Transgender Body Image
In the documentary Boy I Am –about the relationship between trans men and lesbians– several people mentioned worries about teens getting hormone therapy: they held that every female-raised person goes through body issues during that period.
This bothered me a little since the people saying this, for the most part, were not trans. And it actually clashes with my own experience. I didn’t grow up with any body image problems because, for most of my teen life, I’ve done a good job of ignoring my body. Whenever I did look at myself, I didn’t see anything wrong: my body fits pretty well into society’s standards of “normal”. I just didn’t identify with what I was seeing. I avoided mirrors because I was better off thinking of myself as a floating brain. Eventually, I started really looking at my body and thinking about how I perceive myself, and I realized that I would feel much more at home in a male-ish body.
What about you: do you think that being transgender is comparable to having body issues? I consider this comparison to be inaccurate because it implies that you can shoo away the desire to physically transition by improving your self-esteem. It seems common for transphobic people to insist that we, as trans individuals, should “accept ourselves” — accept our bodies. But is it less “noble” to change one’s body instead of changing one’s mind? Some people say it’s the easy way out; yet is it really easier? The process for getting surgery or even hormones is hard and full of hurdles; accepting oneself as a trans person in the first place, in my experience, can be even harder. In any case, choosing an easier path doesn’t make you a lesser person; in fact, in can leave you more energy to pursue other worthy endeavors.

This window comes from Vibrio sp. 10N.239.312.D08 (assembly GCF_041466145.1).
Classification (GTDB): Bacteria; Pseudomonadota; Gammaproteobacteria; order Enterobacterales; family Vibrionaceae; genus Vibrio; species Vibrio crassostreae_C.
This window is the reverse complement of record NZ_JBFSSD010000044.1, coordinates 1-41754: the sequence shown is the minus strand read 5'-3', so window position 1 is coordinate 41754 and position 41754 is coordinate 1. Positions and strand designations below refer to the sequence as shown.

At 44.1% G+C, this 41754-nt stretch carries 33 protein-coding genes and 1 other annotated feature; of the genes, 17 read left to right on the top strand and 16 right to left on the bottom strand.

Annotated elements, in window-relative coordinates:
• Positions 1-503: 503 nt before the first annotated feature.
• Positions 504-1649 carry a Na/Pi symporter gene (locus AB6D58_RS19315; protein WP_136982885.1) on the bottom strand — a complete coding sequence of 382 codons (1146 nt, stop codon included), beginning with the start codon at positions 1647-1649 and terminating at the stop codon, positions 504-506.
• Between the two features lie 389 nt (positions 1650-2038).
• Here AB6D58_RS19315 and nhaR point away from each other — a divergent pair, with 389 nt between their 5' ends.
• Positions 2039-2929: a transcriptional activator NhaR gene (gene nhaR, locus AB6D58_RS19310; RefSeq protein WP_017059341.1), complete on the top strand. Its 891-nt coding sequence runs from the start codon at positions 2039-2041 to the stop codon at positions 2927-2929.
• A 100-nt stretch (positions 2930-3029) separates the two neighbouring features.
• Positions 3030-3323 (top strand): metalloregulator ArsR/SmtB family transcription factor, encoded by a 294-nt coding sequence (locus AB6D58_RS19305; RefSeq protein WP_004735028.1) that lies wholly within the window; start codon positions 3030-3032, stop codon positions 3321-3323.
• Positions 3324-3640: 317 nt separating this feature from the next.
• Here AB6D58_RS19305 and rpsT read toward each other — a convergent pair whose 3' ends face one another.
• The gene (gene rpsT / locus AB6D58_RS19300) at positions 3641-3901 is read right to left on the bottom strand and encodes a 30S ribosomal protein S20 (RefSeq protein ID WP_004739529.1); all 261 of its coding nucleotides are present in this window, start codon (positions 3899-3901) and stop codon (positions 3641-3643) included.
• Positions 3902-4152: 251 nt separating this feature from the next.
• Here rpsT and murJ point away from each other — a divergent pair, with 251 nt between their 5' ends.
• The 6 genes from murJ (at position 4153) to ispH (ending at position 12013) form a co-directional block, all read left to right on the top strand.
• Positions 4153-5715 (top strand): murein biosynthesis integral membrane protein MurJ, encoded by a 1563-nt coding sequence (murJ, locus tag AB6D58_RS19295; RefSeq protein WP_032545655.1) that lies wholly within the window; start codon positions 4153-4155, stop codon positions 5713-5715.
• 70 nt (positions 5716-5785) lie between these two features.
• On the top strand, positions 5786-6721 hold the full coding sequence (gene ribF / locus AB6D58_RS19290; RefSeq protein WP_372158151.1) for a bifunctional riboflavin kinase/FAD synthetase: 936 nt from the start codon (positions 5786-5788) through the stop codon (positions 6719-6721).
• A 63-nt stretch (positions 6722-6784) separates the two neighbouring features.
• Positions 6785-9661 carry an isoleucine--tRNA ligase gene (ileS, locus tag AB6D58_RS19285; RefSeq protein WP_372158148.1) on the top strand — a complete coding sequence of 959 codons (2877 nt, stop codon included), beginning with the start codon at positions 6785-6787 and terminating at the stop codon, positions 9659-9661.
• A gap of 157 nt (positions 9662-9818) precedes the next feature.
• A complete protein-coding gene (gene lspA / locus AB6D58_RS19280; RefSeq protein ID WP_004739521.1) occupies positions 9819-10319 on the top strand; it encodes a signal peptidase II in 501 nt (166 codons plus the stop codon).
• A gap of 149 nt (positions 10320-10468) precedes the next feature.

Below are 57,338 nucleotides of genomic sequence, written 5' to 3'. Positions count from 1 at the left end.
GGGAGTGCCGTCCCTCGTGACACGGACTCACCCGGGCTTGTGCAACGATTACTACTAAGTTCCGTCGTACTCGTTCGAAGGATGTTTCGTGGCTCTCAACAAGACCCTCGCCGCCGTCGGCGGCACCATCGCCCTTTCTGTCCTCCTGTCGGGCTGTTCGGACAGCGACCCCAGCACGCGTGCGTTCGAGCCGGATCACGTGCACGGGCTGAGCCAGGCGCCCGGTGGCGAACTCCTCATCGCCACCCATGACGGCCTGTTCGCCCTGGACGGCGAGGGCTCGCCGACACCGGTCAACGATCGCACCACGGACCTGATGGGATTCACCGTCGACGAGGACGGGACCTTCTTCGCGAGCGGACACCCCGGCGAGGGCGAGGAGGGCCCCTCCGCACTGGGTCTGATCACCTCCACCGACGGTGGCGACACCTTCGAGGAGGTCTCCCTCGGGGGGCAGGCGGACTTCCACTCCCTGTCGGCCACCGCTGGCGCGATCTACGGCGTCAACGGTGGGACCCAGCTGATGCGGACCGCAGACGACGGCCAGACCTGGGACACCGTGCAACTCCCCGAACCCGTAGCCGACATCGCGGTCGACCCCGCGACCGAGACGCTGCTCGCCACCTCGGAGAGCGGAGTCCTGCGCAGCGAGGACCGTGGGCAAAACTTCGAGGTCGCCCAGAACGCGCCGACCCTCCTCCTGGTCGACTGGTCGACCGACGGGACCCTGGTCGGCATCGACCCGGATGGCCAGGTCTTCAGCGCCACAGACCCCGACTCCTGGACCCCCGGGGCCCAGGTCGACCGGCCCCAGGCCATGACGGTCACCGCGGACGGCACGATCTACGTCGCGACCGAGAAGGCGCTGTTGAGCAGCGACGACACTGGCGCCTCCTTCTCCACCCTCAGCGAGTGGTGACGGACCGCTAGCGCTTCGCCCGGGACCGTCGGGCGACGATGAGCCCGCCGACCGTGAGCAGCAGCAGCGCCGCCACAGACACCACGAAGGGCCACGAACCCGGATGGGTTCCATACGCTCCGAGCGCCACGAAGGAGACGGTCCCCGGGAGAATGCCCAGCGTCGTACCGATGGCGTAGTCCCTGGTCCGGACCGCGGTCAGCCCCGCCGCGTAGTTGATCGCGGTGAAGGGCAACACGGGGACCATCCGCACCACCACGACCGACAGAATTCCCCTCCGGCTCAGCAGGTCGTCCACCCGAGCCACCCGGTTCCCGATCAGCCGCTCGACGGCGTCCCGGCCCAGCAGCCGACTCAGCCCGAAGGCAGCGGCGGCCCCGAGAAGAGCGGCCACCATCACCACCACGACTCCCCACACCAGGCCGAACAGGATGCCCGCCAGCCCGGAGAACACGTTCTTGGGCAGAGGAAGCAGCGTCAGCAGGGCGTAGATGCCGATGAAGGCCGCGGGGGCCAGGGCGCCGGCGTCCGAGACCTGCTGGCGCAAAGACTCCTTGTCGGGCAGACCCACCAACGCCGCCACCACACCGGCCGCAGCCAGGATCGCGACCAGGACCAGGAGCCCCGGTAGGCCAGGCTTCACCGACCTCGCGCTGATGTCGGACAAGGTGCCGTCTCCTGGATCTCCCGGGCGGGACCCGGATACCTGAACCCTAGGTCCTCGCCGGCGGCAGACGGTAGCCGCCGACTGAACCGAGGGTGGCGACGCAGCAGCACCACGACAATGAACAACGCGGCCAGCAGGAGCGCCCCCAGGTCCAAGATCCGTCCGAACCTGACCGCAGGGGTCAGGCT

Still, I’ve been wondering: would it be possible for me to accept my hips, my chest and my beardlessness? It’s hard to look at myself naked, but it would also be fairly hard to get a prescription for testosterone, and it would be even harder to explain to my extended family why my voice suddenly dropped an octave. If I didn’t do anything permanent to my body, I wouldn’t have to worry about changing my mind in the future.
But I don’t think I would ever be truly comfortable with the way I feel in my own skin. If testosterone can make me feel beautiful, sign me up. Like I usually say to people who don’t understand the wish to transition: we all deserve to be happy, in any way we can.
Edited to add: I wrote this 2.5 years ago and I no longer believe that physical dysphoria can be neatly separated from other kinds of body issues; for instance, my past frustration with my curves might have overlapped somewhat with the feelings of curvy cis men. Now I think that all of us are exposed to images of “ideal” body types, and gender is a big part of that.